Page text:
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Geologic Study of Upper Cretaceous (Cenomanian) Buda Limestone in Northeast Texas with Analysis of some Regional Implications [email protected] F. Reaser (1), William C. Dawson (2)
Donald F. Reaser (1), William C. Dawson (2)
The top of the Buda Limestone, youngest unit of the Comanche Series (Cretaceous) in Texas, is a submarine discontinuity. In northeast Texas, the formation is absent by erosion or thinned to a few meters. Erosional remnants of Buda Limestone which crop out near Grapevine Lake in Denton County, consist of hard, 0.5-meter fossiliferous limestone containing a variety of mollusks including ammonites, bivalves, and gastropods as well as calcareous algae, bryozoans, corals, and echinoids. The upper part of the rock is marked by large (2.5 cm in diameter), thalassinoidean-type burrows that are filled with iron oxide "piped" downward from the superjacent Woodbine Sandstone. At some places near Bolo Point, the rock is bored by the bivalve Gastrochaena and encrusted by the hexacoral Orbicella=Montastrea. The Buda Limestone ranges from a glauconitic, mollusk-echinoderm biomicrite to a bryozoan-coral-bearing biomicrite.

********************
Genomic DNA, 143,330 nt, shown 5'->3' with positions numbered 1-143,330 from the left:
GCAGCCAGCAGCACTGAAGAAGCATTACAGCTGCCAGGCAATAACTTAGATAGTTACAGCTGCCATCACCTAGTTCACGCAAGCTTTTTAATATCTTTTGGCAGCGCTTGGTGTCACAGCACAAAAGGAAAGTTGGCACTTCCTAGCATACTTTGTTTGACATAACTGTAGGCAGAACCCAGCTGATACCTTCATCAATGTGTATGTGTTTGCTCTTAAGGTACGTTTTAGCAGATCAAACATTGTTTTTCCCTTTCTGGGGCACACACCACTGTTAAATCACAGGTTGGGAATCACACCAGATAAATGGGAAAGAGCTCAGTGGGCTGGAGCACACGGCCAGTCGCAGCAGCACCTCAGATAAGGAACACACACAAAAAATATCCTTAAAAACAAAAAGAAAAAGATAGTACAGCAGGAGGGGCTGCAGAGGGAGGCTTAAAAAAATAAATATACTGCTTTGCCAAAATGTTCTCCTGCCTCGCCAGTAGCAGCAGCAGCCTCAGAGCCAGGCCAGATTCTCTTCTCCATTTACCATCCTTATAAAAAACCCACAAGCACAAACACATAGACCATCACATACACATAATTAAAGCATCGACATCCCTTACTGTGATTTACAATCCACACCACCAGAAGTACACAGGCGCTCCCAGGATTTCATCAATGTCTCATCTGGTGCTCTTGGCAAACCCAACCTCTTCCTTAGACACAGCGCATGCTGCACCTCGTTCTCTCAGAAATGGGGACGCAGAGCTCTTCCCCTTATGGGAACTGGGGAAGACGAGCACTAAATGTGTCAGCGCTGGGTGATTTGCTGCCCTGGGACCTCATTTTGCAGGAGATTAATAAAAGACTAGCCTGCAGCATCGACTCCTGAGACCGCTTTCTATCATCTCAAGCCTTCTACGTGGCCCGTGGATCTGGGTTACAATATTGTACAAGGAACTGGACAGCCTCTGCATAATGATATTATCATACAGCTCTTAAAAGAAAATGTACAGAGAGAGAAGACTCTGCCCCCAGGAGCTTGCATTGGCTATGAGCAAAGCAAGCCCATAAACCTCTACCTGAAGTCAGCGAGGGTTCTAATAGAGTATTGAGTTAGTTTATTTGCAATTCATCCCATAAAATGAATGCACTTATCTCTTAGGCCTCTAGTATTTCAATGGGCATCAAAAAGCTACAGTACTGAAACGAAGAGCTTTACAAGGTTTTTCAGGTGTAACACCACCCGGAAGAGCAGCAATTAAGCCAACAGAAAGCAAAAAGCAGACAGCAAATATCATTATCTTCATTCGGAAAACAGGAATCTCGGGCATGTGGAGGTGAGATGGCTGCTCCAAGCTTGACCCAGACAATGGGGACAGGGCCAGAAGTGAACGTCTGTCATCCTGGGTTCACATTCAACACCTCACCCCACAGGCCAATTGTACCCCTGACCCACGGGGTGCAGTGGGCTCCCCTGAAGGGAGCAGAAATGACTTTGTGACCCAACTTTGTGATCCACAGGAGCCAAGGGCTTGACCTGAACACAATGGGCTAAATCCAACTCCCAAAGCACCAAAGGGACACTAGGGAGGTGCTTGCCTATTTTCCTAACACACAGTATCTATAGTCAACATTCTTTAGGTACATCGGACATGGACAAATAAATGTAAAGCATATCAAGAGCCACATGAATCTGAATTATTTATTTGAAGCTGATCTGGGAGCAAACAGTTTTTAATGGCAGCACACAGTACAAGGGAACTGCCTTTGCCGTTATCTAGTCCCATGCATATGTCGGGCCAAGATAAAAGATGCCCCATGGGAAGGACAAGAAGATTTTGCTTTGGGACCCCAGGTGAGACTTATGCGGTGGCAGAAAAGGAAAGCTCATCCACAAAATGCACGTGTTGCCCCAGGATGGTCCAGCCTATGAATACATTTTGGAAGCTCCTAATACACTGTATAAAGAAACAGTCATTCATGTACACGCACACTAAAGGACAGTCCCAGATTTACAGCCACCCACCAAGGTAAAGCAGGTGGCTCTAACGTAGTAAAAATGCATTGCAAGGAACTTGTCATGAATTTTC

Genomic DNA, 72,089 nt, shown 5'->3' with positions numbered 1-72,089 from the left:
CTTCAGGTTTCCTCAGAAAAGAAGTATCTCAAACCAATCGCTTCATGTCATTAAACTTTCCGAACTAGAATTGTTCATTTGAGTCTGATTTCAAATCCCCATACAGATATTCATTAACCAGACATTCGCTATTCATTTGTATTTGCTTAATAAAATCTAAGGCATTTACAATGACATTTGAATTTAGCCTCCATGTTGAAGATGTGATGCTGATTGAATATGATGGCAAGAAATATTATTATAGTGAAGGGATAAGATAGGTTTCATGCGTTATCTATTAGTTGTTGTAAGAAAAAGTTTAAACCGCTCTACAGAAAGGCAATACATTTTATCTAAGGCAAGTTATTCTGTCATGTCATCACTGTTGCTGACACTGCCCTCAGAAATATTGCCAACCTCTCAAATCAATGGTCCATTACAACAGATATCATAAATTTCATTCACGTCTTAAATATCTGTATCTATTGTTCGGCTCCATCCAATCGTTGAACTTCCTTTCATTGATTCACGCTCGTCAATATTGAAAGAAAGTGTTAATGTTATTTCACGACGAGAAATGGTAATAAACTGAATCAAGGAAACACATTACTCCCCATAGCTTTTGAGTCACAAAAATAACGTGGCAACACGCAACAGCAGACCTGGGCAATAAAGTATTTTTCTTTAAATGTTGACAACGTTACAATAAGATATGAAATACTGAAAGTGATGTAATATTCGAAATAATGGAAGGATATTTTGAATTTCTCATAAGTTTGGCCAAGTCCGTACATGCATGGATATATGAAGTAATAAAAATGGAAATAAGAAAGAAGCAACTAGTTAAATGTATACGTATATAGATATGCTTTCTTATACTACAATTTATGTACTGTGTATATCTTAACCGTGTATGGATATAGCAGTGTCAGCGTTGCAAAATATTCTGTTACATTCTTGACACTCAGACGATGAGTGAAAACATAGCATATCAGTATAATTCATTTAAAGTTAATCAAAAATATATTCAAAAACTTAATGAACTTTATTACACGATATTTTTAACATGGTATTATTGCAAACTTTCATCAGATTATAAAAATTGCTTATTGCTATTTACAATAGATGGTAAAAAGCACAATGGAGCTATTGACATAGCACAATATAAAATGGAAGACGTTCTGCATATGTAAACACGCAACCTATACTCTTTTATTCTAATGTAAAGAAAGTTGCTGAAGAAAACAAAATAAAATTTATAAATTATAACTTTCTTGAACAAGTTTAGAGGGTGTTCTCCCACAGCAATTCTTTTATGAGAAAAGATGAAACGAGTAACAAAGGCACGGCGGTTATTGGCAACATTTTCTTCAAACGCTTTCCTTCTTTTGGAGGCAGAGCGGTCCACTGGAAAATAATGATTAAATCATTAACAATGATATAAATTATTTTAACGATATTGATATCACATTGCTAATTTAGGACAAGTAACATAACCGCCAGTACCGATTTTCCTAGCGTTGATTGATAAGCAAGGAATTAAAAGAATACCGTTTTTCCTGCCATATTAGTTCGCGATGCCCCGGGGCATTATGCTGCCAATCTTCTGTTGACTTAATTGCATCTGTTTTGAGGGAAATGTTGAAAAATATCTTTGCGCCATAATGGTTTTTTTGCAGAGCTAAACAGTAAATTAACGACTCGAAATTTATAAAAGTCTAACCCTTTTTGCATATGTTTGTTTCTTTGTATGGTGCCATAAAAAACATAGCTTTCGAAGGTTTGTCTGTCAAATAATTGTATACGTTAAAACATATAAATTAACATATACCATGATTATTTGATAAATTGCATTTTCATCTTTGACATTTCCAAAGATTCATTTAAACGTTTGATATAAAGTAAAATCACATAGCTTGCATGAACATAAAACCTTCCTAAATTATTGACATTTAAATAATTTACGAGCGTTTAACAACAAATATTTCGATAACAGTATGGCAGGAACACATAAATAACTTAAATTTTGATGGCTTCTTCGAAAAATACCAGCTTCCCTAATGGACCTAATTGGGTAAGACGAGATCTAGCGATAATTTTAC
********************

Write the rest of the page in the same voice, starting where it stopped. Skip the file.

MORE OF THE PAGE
The Buda Limestone was deposited on a shallow inner shelf in well oxygenated water. Buda samples from near Bolo Point have 180 values that range from -4.62 to -5.32%. (PDB) and 13C values that range from -1.32 to -1.79%. (PDB), both characteristic of typical Phanerozoic marine limestones. Tentative plate reconstructions suggest that the Buda Limestone was deposited 3° (330 km) south of its present latitude of 30°N.
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